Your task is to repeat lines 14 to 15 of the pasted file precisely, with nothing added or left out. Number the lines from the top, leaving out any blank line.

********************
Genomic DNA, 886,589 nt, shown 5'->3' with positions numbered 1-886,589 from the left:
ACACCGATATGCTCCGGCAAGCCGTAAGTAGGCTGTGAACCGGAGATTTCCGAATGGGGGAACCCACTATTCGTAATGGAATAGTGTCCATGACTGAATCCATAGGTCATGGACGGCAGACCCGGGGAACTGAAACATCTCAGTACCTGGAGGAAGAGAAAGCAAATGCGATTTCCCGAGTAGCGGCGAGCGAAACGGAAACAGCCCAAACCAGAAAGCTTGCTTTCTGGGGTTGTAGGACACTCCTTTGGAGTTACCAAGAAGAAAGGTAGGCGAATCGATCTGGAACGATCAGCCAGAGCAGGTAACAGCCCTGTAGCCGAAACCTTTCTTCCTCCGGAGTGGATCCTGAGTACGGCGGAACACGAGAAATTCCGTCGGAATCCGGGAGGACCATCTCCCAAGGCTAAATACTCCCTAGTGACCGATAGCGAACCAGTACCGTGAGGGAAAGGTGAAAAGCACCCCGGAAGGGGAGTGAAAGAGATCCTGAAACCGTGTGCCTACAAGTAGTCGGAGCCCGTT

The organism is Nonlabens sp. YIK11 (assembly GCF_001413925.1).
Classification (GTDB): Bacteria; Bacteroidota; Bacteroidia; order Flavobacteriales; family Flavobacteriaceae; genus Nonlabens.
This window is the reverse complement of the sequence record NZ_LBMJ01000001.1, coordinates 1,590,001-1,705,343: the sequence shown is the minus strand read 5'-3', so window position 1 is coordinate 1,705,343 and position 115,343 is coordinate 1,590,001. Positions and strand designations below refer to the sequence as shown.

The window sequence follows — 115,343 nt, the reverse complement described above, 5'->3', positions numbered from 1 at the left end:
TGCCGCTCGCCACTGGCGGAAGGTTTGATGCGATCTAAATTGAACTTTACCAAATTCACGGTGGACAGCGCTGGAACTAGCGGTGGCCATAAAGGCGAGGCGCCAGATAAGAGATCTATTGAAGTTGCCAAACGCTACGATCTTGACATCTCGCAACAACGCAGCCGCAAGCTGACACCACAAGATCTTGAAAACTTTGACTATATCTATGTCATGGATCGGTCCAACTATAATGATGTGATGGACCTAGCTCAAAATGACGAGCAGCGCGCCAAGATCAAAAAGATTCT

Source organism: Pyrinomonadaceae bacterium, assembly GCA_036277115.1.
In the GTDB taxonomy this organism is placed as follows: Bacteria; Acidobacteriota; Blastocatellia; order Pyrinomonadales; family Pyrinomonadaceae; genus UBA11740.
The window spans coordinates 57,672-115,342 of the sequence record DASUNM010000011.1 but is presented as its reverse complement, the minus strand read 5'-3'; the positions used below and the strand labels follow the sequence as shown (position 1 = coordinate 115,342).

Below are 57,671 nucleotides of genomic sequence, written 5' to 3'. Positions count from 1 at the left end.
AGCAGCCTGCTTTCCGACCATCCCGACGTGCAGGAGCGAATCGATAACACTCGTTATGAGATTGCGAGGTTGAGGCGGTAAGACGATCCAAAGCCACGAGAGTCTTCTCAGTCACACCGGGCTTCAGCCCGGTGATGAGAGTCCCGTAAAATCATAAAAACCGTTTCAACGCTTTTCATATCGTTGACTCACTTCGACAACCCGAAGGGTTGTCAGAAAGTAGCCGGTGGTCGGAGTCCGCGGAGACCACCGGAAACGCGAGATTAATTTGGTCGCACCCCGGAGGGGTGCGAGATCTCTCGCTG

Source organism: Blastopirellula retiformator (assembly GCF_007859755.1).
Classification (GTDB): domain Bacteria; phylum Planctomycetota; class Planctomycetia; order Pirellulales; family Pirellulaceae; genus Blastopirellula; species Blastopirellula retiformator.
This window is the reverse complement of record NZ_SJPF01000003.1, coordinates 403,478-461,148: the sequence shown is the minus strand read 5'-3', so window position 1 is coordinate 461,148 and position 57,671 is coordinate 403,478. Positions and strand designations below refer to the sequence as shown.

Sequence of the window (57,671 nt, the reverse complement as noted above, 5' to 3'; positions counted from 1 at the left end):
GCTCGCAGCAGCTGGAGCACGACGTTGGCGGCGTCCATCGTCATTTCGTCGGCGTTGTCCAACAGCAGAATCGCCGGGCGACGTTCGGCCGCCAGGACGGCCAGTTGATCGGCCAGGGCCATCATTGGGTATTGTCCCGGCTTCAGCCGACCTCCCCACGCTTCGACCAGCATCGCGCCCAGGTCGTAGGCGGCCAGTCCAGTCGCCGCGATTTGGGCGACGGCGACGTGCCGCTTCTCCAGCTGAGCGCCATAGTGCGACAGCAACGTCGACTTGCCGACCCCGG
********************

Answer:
Classification (GTDB): domain Bacteria; phylum Planctomycetota; class Planctomycetia; order Pirellulales; family Pirellulaceae; genus Blastopirellula; species Blastopirellula retiformator.
This window is the reverse complement of record NZ_SJPF01000003.1, coordinates 403,478-461,148: the sequence shown is the minus strand read 5'-3', so window position 1 is coordinate 461,148 and position 57,671 is coordinate 403,478. Positions and strand designations below refer to the sequence as shown.